The American English Coonhound traces its ancestry from Foxhounds who were brought to the Southern United States. The breed developed from the hunting “Virginia Hounds” during the 17th and 18th centuries and was refined over time by Robert Brooke, Thomas Walker, and if you can believe it -- George Washington. They were used to hunt raccoons at night and American Red Foxes during the day.
The American English Coonhound was recognized by the American Kennel Club in 2011.
What’s the American English Coonhound like?
The American English Coonhound makes for a great house pet because he’s generally quiet, loves to lounge around, and requires less than strenuous amounts of exercise. Coonhounds do have a tendency to chase prey and other small animals so keep an on eye on them outdoors. A strong prey drive might also render them unsuitable for households with other small pets such as hamsters or guinea pigs. They are generally good with children and are very loyal to their family.
Training should start immediately because if not trained right away the Coonhound can become destructive and harder to train later. They do require that you to have a little more patience during training than other breeds might.
The American English Coonhound is fairly easy to groom and a weekly brushing with a hound mitt or a rubber brush will keep his coat clean and shiny. He does shed, but if you keep up with the brushing you’ll remove the dead hair instead of finding it around the house and on the furniture!
The American English Coonhound is generally a healthy breed but watch for any of the following:
If you have any questions or concerns, you should always visit or call your veterinarian -- they are your best resource to ensure the health and well-being of your pets.
Coonhound temperament, personality, training, behavior, pros and cons, advice, and information, by Michele Welton, Dog Trainer, Behavioral Consultant, Author of 15 Dog Books
There are a number of coonhound breeds, the most popular being the Black and Tan Coonhound (pictured), Bluetick Coonhound, Redbone Coonhound, Plott Hound, Treeing Walker Coonhound, English Coonhound, and American Leopard Hound.
These dogs are first and fundamentally working dogs – they hunt large and small game. Though good-natured and easygoing, these hardy hounds are so in need of hard physical exercise that they belong with an owner who will take them hunting, jogging (on dirt or grass, not concrete), hiking, and/or swimming.
The problem with providing exercise is that, unless well-trained for hunting, it is a major risk to allow coonhounds off-leash. They are inveterate explorers who will follow their nose over hill, over dale, through the woods – and onto the highway. An enclosed dog park is probably your safest option.
When well-exercised, coonhounds are calm and undemanding dogs, apt to sprawl and snore in front of the fire. Without exercise, on the other hand, a coonhound can be a rambunctious handful.
Coonhounds get along very well with other dogs, though some can be dominant and pushy as they test each other for favorable positions in the pecking order.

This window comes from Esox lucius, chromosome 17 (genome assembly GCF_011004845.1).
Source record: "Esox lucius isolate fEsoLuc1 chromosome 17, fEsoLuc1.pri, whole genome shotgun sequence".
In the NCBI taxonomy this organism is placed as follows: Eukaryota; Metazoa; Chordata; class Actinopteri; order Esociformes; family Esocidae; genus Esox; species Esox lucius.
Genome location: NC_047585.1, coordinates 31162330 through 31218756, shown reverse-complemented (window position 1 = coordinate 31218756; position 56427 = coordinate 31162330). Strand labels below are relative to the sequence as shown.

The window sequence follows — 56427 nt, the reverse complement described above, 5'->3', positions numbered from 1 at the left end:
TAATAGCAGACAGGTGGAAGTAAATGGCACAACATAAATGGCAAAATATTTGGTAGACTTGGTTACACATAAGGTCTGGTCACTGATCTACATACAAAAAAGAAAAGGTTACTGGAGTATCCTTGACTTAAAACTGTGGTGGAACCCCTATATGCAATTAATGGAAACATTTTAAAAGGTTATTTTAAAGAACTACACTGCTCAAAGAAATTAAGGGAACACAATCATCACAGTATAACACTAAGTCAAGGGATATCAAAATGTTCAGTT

Befitting their predator ancestry, coonhounds may stalk smaller pets, though they may get along fine with the family cat (as long as he doesn't run!).
It is in a coonhound's nature to constantly figure out ways to outwit his prey, so he often does the same with people. In other words, following commands blindly is not part of a coonhound's genetic makeup. Put yet another way. coonhounds can be very stubborn! Consistent leadership is a must, and obedience training must be upbeat and persuasive (include occasional food rewards).
A Coonhound may be right for you.
If you don't want to deal with.
A Coonhound may not be right for you.
Keep in mind that the inheritance of temperament is less predictable than the inheritance of physical traits such as size or shedding. Temperament and behavior are also shaped by raising and training.
More traits and characteristics of the Coonhound
If I was considering a Coonhound, I would be most concerned about.
Coonhounds were never intended to be simply household pets. Their working behaviors (following scents, chasing things that run, exploring, baying) can be a nuisance in a normal household setting. Trying to suppress these "hardwired" behaviors, without providing alternate outlets for their energy, can be difficult and is not fair to the dog.
About the author: Michele Welton has over 40 years of experience as a Dog Trainer, Dog Breed Consultant, and founder of three Dog Training Centers. An expert researcher and author of 15 books about dogs, she loves helping people choose, train, and care for their dogs.
To help you train and care for your dog
Dog training videos. Sometimes it's easier to train your puppy (or adult dog) when you can see the correct training techniques in action.
The problem is that most dog training videos on the internet are worthless, because they use the wrong training method. I recommend these dog training videos that are based on respect and leadership.
|Other Names||Redtick Coonhound, English Coonhound|
|Coat||Short/medium, with hard protective hair|
|Color||Blue and white, red and white, tri-colored with ticking, white and black|
|Height||Females: 23-25 in |
Males: 24-26 in
|Temperament||Energetic, intelligent, loyal, sweet and mellow|
|Litter Size||6-8 puppies|
|Good with Children||Requires supervision|
|Country Originated in||USA|
|Competitive Registration/Qualification Information||AKC, UKC|